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The REAL/IDEAL Collision

November 19, 2016


When the Real of Michangelo’s mind, a vaulted ceiling and paint attempt the Ideal a pretty cool thing happened. But that is the exception.

The Real/Ideal connection is more often Collision than Jesus.

When the Real college admission for your Ideal child is not Harvard, when the Ideal spouse has Real issues, or just when your Ideal self runs aground on Real life the results are often terrifying because humans ha. The election was too Real for many as Ideal results were not there for just over 50% of voters.

But sometimes the collision of Real-Ideal works: at Yale Ivory Tower Ideal met Homeless Housing at a design studio I critted last week: it worked to get perspective for the Ivy to spread into the street.


In my calling, architecture there is an extreme collision. Before the explosion of technology has enabled virtual reality to feel pretty real, I and other architects had to build things to make the a Ideal of Design live in the Real of the world – as I did for our family:


But that’s costs real money. And once done exquisitely brutal judgment for an unchageable physical reality. Cyber buildings are never finished: a click can correct any flaw forever and instantly: and without the Real of a site, or a budget or weather there is only the Ideal to deal with.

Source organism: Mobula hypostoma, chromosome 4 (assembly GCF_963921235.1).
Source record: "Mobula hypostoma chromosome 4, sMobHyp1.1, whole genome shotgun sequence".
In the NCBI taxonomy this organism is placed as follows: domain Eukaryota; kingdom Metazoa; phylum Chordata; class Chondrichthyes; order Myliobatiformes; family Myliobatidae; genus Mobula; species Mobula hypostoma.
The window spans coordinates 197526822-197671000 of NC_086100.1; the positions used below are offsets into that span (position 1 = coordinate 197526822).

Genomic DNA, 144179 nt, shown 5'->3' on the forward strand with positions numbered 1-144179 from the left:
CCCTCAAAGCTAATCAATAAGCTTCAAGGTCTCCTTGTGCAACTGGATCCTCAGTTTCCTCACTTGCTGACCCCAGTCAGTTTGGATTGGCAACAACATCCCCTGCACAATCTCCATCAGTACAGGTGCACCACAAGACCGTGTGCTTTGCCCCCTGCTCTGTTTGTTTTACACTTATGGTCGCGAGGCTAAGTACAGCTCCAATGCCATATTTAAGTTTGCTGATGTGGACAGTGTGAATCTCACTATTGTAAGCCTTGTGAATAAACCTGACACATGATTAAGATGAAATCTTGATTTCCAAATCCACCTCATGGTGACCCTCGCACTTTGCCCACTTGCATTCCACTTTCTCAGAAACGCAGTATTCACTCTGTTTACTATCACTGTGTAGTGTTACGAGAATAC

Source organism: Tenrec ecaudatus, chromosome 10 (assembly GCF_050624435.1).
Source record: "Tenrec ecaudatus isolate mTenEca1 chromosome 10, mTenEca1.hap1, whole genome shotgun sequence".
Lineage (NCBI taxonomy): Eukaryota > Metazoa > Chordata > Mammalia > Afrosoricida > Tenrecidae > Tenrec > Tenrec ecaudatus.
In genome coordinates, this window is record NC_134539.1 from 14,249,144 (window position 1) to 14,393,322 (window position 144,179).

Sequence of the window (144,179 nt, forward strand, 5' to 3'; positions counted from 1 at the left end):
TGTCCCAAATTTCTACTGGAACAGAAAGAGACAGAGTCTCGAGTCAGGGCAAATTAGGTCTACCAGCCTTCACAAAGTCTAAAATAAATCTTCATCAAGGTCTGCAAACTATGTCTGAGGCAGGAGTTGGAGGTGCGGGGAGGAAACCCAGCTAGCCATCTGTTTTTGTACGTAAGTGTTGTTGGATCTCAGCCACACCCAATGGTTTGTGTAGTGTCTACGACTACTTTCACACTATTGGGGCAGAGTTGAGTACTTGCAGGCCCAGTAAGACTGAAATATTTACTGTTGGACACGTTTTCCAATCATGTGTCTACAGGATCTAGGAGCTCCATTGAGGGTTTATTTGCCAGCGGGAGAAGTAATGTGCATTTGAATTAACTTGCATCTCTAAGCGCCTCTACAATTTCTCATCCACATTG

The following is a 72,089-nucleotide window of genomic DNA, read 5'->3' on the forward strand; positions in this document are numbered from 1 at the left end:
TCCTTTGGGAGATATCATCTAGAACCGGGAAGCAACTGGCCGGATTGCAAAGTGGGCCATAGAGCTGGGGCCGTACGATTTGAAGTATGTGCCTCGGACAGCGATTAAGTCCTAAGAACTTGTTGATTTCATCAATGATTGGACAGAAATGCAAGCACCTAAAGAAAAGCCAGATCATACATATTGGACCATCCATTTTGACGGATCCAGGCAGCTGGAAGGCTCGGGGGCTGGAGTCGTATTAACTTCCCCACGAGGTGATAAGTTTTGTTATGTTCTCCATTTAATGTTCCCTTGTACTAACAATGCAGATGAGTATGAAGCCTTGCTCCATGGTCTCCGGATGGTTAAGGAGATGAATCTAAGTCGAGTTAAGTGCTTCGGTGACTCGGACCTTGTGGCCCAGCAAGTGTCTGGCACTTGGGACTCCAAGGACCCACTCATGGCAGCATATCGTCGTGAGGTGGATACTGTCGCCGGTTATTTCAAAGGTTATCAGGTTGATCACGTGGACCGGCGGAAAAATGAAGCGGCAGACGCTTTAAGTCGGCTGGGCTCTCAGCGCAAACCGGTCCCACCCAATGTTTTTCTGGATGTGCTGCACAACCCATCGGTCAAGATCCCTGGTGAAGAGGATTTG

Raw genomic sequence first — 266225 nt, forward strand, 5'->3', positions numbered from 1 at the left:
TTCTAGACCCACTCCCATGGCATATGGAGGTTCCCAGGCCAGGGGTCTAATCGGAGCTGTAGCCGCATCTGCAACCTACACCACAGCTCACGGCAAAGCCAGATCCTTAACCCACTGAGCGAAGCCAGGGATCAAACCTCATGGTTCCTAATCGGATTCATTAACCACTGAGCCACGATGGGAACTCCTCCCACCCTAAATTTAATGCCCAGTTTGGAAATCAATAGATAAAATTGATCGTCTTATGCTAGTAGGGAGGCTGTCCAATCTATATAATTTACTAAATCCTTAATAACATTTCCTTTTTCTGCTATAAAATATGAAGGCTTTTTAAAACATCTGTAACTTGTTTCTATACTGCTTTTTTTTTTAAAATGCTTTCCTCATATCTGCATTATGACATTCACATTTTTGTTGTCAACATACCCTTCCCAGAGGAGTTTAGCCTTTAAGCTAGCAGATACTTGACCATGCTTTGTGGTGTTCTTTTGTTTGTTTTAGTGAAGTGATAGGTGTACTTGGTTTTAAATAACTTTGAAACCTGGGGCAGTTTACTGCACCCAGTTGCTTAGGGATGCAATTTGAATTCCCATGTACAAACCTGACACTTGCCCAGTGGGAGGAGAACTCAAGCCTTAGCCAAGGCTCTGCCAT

But for non-architects, the Ideal home often means grabbing at the straws of memory and hope to cobble together a home of images, a quilt of features that cover all the bases of defendable desire: a home of aspiration, which is not hope, which may be real, but is clearly not authentic:


But the Real of Virtual can create sad results, even on its own terms. This built thing, by Paul Rudolph is exquisitely real:


But the Ideal of computer generation often defaults to the extreme limits of human capacity – this is the same function, in the same town, with a larger budget, just not built:


Humans are Real, we are here, we love, we hate, we die: but we know, or sense the Ideal. But we are not Ideal. But we want it in our lives: so we build McMansions. We make ways to make the Ideal Real: like virtual architecture – and religion.

Religion is not God. Religion is Real, but it is never Ideal. But we want to be. Desperately, so when asked, I run to be a part of my religion’s state level Reality:

My reality, like everyone else’s changes, I would never even think of being part of the Diocese, but I was asked, by a person or two, but more the Still Small Voice I cannot shake.

What makes religion meaningful to me is not The Church, not the Real issues of any human endeavor: the petty, snarky silliness of grind and CYA that makes the ideal pretty hard to find. Unlike the Sistine Chapel the Real seldom lives up to the Ideal. But God finds me without the mimicry of the Ideal that organized religion efforts, often so unsuccessfully, because, for me God is Real – every day, often at the least Ideal moments.

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